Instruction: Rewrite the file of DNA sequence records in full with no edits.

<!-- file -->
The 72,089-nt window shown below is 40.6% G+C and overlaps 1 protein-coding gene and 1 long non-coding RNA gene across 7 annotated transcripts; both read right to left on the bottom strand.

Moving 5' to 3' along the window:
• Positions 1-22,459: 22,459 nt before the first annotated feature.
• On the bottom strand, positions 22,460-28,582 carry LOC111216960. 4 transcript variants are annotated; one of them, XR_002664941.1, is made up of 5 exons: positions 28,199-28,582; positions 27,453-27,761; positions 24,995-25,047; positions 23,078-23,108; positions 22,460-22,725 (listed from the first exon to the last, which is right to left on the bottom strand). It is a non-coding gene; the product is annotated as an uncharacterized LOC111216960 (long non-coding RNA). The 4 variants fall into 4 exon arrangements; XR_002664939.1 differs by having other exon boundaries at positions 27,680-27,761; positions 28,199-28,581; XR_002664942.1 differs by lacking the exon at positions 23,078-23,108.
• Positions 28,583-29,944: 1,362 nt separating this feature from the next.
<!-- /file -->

The 72,089-nt window shown below is 40.6% G+C and overlaps 1 protein-coding gene and 1 long non-coding RNA gene across 7 annotated transcripts; both read right to left on the bottom strand.

Moving 5' to 3' along the window:
• Positions 1-22,459: 22,459 nt before the first annotated feature.
• On the bottom strand, positions 22,460-28,582 carry LOC111216960. 4 transcript variants are annotated; one of them, XR_002664941.1, is made up of 5 exons: positions 28,199-28,582; positions 27,453-27,761; positions 24,995-25,047; positions 23,078-23,108; positions 22,460-22,725 (listed from the first exon to the last, which is right to left on the bottom strand). It is a non-coding gene; the product is annotated as an uncharacterized LOC111216960 (long non-coding RNA). The 4 variants fall into 4 exon arrangements; XR_002664939.1 differs by having other exon boundaries at positions 27,680-27,761; positions 28,199-28,581; XR_002664942.1 differs by lacking the exon at positions 23,078-23,108.
• Positions 28,583-29,944: 1,362 nt separating this feature from the next.